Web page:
BDP International was approached by Smart Freight
Centre*1 with an opportunity to take on a LEARN*2
Project. To embark on this project, BDP International
wanted to collaborate with a partner who was interested in taking significant steps to reduce their carbon footprint. As such, BDP approached FMC, a global provider of solutions to customers in the agricultural, industrial, and consumer markets. FMC had previously expressed a keen interest in taking a closer look at CO2e*3 emissions in their global trade lanes.
The goal of this project was two-fold: to test and validate the GLEC Framework methodology*4, and seek out more efficient ways to ship FMC’s product. This is a part of FMC’s environmental goal of quantifying their Scope 3 emissions and looking for areas of potential reduction. The project was funded by the European Commission, and supported by the Smart Freight Centre, and allowed FMC and BDP to calculate CO2e emissions for selected trade lane routes in the supply chain. From there, alternative routes for each trade lane were identified and the CO2e emissions measured. These routes were then compared to the existing trade lanes to see if any opportunity existed for FMC to reduce their transportation emissions.
BDP provided FMC with the total emissions for four different trade lanes from November 2017 through April 2018. From there, BDP compared each original routing to two different alternative routing options. Additionally, the ocean emissions of the original and both alternative routings were reviewed and compared to the Clean Cargo Working Group*5(CCWG) average emissions.
In using the GLEC Framework, FMC and BDP were able to calculate CO2e emissions for all of FMC’s logistics activities. When data was available, CO2e emissions became more accurate. When data was not available, default values were utilized. The results showed that all but one of FMC’s original routing choices utilized carriers with emissions lower than the CCWG average. In addition, all alternate routing options, except two, resulted in lower CO2e emissions as compared to the original routes.
If the alternative routes with the lowest CO2e emissions were chosen, FMC could see reductions in emissions from these selected routes by thirty-eight percent.
Working in collaboration, FMC and BDP will look to apply the findings of this project to FMC’s trade lanes. As a result of the project, the GLEC Framework was successfully validated, and both companies have a clear understanding of the methodology. In turn, this provides greater insight into the emissions along FMC’s entire supply chain and will lead to a significant reduction in their overall CO2e emissions, global carbon footprint, and efforts toward a greener supply chain.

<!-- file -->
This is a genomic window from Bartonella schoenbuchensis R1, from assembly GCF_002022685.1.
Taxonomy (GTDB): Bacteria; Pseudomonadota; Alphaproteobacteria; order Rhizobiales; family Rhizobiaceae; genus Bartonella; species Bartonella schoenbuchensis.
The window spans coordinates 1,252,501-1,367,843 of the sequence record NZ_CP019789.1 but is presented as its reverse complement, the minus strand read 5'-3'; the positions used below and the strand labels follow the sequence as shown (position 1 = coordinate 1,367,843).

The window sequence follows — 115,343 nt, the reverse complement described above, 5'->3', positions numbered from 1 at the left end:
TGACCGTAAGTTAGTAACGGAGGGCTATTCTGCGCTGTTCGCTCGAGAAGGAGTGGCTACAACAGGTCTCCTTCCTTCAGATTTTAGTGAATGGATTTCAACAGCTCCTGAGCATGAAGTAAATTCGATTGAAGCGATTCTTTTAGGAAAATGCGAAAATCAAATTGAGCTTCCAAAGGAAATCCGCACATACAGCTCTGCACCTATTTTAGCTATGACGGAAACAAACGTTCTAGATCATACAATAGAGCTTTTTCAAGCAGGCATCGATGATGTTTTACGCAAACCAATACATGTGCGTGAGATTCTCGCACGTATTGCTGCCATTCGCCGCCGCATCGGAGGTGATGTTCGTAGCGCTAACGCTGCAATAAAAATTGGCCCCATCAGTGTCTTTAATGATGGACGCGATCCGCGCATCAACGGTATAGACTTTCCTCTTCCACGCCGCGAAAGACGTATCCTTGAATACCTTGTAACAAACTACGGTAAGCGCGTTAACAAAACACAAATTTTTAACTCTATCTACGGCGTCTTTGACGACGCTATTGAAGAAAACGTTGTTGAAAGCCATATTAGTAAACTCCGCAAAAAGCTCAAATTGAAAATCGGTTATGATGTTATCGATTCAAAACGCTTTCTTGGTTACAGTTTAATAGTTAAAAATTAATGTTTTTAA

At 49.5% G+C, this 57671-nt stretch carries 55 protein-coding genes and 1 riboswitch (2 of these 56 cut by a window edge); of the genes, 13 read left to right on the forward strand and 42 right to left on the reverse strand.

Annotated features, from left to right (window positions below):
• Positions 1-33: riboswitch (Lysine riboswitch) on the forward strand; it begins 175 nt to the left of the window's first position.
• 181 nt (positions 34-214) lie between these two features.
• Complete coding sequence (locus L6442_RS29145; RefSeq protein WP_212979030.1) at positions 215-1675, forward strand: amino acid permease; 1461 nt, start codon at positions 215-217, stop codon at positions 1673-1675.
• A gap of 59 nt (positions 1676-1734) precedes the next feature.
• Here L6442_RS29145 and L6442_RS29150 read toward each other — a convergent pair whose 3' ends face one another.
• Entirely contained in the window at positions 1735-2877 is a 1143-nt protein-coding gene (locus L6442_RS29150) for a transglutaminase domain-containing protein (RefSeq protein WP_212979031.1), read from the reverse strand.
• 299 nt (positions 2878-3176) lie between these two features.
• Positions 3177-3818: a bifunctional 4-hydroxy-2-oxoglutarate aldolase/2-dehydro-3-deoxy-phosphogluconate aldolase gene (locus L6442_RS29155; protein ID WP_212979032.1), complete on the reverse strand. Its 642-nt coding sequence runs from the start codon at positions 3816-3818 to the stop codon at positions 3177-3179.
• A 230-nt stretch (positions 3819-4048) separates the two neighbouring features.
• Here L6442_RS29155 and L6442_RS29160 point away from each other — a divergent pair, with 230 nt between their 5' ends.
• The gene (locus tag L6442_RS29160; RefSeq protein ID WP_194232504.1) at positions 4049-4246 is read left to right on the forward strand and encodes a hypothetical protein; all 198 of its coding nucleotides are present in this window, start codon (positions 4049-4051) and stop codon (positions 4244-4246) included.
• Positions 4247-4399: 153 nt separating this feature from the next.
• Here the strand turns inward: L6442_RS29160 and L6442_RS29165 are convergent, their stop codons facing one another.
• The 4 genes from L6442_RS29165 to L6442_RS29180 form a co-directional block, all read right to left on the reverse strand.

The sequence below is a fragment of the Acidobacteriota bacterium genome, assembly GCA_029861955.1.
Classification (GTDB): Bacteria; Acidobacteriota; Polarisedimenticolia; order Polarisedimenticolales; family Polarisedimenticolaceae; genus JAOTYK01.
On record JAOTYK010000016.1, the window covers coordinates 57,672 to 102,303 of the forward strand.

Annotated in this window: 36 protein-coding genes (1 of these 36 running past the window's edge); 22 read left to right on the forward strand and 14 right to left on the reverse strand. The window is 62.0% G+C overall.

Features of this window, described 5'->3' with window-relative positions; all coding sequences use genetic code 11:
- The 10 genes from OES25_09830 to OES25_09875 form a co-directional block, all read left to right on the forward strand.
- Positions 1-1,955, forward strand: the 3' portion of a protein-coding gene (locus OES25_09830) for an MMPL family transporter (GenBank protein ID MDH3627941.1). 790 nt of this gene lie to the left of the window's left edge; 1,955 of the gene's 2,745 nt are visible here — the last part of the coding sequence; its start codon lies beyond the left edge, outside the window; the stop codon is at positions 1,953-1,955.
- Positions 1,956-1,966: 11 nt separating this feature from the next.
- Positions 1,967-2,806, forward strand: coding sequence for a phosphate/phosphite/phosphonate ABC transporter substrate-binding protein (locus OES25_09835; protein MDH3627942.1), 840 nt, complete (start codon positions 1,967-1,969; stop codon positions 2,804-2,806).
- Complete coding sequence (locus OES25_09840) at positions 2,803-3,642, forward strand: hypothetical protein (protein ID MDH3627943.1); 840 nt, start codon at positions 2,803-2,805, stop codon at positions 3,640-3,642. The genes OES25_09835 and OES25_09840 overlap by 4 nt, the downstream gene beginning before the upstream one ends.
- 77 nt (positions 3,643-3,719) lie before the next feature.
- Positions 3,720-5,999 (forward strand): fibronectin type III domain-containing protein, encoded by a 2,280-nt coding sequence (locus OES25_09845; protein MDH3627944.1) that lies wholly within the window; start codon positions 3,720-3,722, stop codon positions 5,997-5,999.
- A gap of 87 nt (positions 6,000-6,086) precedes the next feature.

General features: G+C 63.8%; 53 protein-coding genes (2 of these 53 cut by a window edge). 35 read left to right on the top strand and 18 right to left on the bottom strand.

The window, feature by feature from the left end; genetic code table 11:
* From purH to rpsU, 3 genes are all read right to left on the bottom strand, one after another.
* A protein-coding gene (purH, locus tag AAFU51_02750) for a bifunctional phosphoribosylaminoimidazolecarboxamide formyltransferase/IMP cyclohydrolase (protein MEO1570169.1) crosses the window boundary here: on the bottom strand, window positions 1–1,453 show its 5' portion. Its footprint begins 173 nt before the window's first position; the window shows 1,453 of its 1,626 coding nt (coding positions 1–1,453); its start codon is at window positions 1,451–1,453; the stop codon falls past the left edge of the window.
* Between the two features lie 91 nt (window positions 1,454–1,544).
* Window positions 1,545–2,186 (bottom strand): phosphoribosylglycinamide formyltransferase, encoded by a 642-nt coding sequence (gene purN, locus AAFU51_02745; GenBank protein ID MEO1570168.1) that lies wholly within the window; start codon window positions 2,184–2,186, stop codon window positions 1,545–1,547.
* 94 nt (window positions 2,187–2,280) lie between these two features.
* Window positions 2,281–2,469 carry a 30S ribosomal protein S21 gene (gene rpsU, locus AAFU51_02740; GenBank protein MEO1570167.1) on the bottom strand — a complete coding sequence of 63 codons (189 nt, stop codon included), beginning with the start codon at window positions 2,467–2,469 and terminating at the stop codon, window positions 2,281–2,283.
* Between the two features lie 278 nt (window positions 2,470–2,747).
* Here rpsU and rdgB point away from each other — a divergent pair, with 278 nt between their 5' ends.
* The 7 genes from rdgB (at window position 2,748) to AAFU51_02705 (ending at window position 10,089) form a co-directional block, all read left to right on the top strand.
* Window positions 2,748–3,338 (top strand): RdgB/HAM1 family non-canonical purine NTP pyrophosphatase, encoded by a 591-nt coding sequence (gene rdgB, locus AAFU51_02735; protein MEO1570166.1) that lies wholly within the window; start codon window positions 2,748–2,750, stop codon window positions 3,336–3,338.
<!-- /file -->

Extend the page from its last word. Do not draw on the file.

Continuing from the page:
*1 Smart Freight Centre (SFC) leads the way to an efficient and low-emissions global freight sector. SFC drives transparency and mobilizes multinational companies and their logistics partners to take action. This is done through global industry guidelines and solutions for emissions calculation, reporting and reduction.
*2 Logistics Emissions Accounting and Reduction Network (LEARN) project empowers business to reduce their carbon footprint through emissions measurement, reporting and verification and seeks to improve the GLEC Framework for Logistics Emissions Methodologies.
*3 Carbon Dioxide Equivalent (CO2e) Emissions: A term for describing different greenhouse gases in a common unit. For any quantity and type of greenhouse gas, CO2e signifies the amount of CO2 which would have the equivalent global warming impact.
*4 Global Logistics Emission Council (GLEC) Framework: The leading methodology for freight transport developed by the Smart Freight Centre/LEARN that integrates all existing methods into one universal framework.
*5 The Clean Cargo Working Group (CCWG) is focused on improving environmental performance in marine container transport using standardized tools for measurement, evaluation, and reporting. The CCWG was established in 2003 by BSR (Business for Social Responsibility) and founding industry members.